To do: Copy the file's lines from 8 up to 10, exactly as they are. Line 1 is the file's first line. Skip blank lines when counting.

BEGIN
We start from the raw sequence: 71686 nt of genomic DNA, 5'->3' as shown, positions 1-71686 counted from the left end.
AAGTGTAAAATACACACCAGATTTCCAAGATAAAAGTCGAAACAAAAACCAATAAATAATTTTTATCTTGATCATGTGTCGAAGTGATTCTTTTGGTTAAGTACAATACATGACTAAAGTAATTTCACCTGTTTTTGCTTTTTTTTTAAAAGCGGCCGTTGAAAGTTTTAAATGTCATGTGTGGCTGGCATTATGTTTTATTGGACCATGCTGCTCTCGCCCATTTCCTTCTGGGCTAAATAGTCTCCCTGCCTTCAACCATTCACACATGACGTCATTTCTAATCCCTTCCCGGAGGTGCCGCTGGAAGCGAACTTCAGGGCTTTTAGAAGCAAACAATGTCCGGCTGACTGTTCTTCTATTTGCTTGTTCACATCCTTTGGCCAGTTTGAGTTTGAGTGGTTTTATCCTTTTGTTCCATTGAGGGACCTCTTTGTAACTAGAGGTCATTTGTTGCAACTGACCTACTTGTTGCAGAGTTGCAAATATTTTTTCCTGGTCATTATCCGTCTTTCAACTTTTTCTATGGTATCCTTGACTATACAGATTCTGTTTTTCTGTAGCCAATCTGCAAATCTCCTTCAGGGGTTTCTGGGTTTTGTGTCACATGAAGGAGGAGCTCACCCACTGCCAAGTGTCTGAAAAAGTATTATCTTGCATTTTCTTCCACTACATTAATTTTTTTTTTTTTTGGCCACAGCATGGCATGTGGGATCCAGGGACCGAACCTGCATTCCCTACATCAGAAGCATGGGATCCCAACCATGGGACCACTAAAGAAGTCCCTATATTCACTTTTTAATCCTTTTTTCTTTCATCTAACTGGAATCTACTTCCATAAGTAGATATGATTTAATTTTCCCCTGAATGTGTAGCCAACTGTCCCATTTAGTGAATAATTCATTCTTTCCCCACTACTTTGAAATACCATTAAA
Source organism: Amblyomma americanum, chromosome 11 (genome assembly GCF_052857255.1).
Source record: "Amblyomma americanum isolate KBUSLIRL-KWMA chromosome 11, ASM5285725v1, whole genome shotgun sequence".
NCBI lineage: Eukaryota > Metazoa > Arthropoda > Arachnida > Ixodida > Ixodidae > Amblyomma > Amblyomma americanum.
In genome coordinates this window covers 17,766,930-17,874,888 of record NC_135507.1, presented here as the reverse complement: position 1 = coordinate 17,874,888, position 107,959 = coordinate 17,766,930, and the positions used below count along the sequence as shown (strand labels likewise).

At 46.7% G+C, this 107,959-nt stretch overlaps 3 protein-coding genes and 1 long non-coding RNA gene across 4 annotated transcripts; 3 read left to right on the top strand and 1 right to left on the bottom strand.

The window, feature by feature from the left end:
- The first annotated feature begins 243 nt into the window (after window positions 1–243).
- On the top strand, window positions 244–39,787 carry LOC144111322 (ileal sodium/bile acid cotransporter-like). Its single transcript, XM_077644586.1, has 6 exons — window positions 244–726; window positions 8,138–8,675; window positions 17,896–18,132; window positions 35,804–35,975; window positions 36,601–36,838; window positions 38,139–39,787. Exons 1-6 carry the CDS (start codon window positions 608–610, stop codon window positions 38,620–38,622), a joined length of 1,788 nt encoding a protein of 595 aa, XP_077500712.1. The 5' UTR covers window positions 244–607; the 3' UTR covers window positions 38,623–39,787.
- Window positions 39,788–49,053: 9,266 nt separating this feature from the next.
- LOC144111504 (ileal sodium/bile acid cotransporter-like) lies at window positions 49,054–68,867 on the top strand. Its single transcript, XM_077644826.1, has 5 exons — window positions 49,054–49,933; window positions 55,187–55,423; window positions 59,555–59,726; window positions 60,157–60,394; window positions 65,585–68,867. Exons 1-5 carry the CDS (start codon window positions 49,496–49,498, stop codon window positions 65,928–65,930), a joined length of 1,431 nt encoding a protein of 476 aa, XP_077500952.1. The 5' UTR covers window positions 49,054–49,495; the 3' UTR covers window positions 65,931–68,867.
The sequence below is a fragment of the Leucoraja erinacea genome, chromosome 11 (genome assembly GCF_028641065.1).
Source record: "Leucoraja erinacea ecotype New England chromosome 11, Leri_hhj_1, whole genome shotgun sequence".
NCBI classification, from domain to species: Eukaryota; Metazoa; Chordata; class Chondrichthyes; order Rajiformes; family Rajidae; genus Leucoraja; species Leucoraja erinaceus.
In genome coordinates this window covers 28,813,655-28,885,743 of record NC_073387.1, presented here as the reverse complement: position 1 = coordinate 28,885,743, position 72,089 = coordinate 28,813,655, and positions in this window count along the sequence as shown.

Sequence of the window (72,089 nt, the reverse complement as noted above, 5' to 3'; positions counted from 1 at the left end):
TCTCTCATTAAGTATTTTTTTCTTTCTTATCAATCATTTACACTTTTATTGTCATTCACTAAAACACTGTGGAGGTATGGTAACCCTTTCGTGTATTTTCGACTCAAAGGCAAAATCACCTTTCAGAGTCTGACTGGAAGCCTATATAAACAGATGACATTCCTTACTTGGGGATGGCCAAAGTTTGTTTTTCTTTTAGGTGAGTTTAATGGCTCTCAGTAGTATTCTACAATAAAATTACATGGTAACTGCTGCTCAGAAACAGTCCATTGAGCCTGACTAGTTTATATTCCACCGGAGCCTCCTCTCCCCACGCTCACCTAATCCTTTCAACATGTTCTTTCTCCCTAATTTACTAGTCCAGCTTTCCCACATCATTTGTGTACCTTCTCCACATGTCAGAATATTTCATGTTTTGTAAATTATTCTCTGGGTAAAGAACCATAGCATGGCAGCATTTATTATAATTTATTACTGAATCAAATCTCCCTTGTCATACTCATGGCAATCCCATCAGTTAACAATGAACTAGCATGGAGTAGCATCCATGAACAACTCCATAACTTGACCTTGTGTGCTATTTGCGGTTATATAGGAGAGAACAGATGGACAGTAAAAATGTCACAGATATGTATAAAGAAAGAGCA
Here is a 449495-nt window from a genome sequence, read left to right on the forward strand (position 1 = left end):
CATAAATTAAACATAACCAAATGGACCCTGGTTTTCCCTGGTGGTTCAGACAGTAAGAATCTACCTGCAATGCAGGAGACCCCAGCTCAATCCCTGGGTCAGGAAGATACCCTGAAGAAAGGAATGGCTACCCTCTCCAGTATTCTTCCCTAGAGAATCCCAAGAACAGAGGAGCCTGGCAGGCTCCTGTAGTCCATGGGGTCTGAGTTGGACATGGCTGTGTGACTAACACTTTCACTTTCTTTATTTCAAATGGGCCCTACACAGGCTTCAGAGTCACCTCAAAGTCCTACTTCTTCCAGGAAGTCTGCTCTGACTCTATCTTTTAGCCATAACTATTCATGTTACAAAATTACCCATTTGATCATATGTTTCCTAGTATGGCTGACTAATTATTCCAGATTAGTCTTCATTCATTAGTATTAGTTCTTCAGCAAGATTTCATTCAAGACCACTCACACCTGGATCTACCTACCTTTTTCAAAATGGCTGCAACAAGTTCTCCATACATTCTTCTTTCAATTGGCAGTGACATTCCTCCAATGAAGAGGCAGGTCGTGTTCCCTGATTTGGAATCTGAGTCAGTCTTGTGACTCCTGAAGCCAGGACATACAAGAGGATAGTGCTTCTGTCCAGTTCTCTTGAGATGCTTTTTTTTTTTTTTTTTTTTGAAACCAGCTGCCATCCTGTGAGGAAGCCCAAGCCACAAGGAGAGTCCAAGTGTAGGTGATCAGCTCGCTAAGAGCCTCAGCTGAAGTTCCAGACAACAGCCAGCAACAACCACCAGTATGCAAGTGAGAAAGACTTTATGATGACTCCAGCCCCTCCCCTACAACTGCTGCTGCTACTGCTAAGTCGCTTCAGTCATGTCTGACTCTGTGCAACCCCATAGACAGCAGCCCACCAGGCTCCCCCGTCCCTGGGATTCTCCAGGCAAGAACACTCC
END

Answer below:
The window, feature by feature from the left end:
- The first annotated feature begins 243 nt into the window (after window positions 1–243).
- On the top strand, window positions 244–39,787 carry LOC144111322 (ileal sodium/bile acid cotransporter-like). Its single transcript, XM_077644586.1, has 6 exons — window positions 244–726; window positions 8,138–8,675; window positions 17,896–18,132; window positions 35,804–35,975; window positions 36,601–36,838; window positions 38,139–39,787. Exons 1-6 carry the CDS (start codon window positions 608–610, stop codon window positions 38,620–38,622), a joined length of 1,788 nt encoding a protein of 595 aa, XP_077500712.1. The 5' UTR covers window positions 244–607; the 3' UTR covers window positions 38,623–39,787.